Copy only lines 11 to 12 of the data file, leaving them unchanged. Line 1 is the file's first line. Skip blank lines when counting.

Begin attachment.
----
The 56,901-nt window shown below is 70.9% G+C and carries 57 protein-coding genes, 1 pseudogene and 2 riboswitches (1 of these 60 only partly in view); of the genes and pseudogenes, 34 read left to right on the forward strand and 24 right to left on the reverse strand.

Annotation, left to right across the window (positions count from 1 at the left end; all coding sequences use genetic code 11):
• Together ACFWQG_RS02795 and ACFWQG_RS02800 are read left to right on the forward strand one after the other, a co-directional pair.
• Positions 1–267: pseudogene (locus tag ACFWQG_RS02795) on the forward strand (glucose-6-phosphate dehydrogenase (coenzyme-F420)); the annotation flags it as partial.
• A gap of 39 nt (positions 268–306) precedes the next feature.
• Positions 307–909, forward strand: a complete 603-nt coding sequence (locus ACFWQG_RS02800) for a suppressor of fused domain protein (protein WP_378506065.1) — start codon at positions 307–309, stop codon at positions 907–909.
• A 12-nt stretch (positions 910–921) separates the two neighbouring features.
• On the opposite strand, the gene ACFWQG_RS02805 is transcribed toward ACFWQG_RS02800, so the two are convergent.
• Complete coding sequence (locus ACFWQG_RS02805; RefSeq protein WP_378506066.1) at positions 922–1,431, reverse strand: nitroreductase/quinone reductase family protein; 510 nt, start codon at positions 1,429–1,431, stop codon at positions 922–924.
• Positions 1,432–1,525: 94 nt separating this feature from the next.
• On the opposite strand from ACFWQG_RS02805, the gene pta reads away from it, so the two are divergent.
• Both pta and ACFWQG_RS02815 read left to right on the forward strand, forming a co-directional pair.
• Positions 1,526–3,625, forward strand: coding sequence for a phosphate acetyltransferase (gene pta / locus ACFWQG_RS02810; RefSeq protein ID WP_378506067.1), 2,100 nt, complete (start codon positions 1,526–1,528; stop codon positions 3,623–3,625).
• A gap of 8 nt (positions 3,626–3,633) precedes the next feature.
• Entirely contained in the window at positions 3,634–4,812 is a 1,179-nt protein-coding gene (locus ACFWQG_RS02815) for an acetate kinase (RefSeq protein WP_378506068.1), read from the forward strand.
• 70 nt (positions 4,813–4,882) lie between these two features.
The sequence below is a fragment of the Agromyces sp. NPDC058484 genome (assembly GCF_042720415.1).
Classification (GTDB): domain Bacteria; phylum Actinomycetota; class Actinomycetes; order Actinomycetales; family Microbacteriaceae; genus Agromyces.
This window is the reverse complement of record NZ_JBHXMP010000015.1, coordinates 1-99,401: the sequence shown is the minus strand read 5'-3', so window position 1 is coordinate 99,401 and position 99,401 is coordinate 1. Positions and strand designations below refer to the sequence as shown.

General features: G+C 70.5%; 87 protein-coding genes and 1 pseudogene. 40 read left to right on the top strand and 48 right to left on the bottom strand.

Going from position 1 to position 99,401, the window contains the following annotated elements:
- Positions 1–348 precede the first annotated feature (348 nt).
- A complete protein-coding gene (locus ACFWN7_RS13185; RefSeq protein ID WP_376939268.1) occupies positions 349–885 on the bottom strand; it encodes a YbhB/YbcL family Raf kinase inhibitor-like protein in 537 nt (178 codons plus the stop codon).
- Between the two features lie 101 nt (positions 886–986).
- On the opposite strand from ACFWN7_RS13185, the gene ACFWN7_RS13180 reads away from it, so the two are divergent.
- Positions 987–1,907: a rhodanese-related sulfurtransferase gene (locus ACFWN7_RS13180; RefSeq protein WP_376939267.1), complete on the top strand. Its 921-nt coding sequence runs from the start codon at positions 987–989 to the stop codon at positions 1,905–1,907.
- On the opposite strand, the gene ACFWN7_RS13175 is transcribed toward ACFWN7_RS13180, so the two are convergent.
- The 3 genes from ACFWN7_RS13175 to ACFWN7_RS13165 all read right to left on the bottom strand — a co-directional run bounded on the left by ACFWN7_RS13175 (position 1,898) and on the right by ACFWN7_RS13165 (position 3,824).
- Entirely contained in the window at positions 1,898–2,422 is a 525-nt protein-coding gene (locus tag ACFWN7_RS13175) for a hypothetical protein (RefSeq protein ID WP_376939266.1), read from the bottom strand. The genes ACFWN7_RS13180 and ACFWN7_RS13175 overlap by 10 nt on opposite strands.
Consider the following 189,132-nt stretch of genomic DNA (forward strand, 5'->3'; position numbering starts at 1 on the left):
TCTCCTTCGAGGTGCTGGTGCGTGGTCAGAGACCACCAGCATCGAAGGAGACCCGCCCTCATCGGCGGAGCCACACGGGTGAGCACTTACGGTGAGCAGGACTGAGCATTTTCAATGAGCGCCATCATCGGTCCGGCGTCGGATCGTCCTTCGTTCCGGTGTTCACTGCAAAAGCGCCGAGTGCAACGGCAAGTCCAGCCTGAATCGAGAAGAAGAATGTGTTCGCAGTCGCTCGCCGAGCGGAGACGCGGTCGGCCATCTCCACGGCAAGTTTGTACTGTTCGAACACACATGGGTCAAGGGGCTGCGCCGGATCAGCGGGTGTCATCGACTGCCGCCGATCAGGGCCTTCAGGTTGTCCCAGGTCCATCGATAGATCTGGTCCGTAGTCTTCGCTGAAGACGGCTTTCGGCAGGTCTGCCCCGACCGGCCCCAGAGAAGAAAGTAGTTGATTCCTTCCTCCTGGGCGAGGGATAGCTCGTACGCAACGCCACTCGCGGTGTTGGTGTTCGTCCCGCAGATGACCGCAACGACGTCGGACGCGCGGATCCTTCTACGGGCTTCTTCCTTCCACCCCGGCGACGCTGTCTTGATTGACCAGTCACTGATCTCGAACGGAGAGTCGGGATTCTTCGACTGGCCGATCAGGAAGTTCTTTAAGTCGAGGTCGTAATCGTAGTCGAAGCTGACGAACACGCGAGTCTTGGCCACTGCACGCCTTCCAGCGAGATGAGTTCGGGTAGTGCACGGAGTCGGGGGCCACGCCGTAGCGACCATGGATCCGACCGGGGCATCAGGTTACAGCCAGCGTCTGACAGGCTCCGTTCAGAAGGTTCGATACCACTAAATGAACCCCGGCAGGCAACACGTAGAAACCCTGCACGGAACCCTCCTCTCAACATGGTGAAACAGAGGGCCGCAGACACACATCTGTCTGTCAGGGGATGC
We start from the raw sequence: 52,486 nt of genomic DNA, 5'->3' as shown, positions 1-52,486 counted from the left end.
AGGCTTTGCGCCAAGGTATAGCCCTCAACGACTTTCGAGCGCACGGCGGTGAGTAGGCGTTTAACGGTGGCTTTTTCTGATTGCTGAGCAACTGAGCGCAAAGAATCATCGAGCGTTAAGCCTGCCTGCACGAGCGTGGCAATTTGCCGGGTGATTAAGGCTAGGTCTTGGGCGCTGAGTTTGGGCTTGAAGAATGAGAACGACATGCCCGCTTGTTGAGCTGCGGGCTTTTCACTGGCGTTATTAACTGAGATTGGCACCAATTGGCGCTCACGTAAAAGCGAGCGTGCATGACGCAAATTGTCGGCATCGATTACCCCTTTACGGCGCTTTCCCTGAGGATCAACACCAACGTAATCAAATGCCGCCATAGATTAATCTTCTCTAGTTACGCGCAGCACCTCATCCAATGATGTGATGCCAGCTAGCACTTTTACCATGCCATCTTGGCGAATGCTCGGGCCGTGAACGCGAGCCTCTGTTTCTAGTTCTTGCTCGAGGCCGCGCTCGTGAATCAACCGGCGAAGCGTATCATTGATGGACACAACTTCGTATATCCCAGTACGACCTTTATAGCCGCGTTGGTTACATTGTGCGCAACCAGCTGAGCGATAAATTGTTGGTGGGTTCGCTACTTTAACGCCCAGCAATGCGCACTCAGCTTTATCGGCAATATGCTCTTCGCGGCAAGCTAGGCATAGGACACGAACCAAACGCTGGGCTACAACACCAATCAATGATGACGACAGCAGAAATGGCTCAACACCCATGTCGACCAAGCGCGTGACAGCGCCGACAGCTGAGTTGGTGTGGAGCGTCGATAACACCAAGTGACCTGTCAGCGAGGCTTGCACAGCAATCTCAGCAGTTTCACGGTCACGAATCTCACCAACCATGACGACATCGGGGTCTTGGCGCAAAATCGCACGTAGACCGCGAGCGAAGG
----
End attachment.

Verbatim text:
• On the opposite strand from ACFWQG_RS02805, the gene pta reads away from it, so the two are divergent.
• Both pta and ACFWQG_RS02815 read left to right on the forward strand, forming a co-directional pair.